Date of Award
Doctor of Philosophy
Spatial patterns of sibling plants constitute unique microcosms for the study of plant population biology. I have developed the thesis that aspects of seed dispersal patterns may be predicted from a knowledge of parent plant architecture and that seed dispersal patterns may be used, in turn, to predict patterns of surviving offspring. Individuals from six distinct biotypes of Panicum miliaceum L. (Poaceae) were grown in three crop environments: oats, soybeans, and corn. Seed dispersal patterns and patterns of mature offspring were mapped using a contiguous grid of triangular sections. Plant architecture was described in terms of the spatial positions of the infructescences on each plant. Seed production and the morphology, palatability, and tannin chemistry of seeds were determined for every combination of biotype and crop environment.;Architectural characteristics (the height, lateral spread, and orientation of infructescences) were well correlated with both univariate and multivariate descriptions of seed dispersal patterns. Mean dispersal distance scaled to plant height in a power function relationship with an exponent of 0.67. This exponent did not differ significantly (p > 0.05) from the value of 0.75 derived from an analytical model and an analysis of published data from a wide range of plants. In the latter analysis, propagule shape and size did not contribute significantly (p > 0.05) to the prediction of mean dispersal distance.;The distance between a parent and a cohort of its offspring increased over the course of the cohort's life cycle. Only cases with small sample sizes showed no significant (p > 0.05) increase in cohort distance. The equivocation of previous reviews of this subject was criticized. No strong evidence was found in the literature for rejecting the hypothesis that the probability of plant survival increases with distance from an isolated parent. Multivariate evidence was given in support of the hypothesis that a greater proportion of mature offspring occur at a greater distance from the parent given a higher level of seed production.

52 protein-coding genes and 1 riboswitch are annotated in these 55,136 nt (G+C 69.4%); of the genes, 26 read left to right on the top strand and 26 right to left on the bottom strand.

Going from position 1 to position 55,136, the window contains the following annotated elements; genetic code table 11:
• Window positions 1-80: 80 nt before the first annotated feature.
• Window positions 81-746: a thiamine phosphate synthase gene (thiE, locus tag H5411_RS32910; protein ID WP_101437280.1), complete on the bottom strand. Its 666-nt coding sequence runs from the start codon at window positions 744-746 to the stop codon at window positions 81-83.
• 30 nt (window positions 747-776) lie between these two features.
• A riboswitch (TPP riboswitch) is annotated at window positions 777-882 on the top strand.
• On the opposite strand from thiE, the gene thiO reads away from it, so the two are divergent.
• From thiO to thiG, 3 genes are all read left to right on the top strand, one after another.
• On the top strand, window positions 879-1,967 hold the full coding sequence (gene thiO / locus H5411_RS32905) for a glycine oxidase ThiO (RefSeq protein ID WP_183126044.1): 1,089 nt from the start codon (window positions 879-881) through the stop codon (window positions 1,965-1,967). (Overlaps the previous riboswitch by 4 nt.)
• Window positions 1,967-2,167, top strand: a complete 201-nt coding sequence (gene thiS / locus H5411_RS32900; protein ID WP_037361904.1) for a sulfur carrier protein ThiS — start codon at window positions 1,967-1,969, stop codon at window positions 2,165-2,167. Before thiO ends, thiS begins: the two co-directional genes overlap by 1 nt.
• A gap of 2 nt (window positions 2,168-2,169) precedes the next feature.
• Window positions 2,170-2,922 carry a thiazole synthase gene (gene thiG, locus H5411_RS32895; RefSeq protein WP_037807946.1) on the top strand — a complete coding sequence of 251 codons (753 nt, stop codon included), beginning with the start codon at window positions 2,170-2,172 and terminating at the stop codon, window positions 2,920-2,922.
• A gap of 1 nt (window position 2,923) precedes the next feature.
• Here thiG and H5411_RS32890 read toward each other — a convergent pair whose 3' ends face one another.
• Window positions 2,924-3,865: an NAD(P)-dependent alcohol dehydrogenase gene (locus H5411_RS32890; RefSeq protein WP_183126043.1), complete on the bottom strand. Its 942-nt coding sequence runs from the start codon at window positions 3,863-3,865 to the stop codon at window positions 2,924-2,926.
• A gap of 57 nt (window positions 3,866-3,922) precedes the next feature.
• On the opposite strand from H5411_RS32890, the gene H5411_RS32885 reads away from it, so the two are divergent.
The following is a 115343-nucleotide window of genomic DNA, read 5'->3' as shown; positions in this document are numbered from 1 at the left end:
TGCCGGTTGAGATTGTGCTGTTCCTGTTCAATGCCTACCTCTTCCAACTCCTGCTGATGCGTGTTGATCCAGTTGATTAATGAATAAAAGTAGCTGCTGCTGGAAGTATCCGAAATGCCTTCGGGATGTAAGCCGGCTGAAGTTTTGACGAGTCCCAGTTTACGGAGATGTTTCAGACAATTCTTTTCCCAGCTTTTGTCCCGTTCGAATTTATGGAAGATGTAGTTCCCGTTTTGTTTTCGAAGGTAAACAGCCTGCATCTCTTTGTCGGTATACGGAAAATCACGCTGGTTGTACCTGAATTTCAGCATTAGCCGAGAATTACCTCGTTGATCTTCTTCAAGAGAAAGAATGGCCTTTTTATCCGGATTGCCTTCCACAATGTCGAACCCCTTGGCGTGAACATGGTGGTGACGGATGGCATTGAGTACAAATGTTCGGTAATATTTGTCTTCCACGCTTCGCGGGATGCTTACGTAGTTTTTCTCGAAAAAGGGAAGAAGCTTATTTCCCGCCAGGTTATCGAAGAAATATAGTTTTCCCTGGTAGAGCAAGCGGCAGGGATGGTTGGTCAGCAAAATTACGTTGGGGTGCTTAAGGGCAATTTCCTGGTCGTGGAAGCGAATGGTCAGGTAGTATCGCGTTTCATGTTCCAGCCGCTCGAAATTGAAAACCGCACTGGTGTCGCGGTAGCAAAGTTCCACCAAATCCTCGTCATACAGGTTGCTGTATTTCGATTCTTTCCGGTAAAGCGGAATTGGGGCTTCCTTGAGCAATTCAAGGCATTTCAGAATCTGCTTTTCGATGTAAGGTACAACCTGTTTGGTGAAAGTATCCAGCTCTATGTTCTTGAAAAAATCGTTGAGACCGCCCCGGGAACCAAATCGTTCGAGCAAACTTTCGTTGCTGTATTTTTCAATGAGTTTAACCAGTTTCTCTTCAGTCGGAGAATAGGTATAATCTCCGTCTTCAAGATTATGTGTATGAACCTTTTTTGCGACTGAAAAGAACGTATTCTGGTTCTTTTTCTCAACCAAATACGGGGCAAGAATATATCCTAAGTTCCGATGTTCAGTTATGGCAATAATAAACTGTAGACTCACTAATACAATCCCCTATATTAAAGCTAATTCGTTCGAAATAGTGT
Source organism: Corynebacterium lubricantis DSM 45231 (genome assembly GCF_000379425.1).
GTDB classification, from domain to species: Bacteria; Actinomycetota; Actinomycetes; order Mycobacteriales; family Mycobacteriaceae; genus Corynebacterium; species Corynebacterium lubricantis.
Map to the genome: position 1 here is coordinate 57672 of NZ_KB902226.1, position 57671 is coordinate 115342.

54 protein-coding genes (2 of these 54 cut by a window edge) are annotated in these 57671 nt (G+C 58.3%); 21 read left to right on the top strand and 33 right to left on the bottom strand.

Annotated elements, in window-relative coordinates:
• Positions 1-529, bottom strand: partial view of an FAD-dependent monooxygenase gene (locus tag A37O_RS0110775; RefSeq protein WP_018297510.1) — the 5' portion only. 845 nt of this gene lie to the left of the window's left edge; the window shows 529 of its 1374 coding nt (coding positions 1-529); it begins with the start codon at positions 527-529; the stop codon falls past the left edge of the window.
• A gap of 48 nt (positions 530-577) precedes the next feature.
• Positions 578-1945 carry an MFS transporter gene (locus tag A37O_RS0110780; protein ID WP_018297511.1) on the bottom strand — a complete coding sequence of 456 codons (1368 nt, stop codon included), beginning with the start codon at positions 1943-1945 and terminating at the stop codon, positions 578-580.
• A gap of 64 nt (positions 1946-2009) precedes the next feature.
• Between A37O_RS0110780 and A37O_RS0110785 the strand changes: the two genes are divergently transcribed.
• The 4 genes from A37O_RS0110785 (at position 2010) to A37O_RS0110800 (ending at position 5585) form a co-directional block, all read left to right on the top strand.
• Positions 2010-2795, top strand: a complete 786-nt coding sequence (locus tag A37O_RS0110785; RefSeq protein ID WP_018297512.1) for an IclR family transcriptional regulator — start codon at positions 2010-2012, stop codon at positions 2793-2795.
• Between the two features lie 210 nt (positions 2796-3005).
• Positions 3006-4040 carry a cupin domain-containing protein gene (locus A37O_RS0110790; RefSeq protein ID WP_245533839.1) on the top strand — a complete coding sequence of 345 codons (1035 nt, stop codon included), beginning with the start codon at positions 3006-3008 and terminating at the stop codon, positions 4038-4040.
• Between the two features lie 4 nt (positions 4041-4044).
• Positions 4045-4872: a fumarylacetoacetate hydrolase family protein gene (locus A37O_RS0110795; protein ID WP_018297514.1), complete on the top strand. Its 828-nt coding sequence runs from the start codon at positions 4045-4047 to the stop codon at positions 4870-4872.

Mccanny, Stephen James, "The Analysis And Prediction Of Seed Dispersal Patterns" (1986). Digitized Theses. 1510.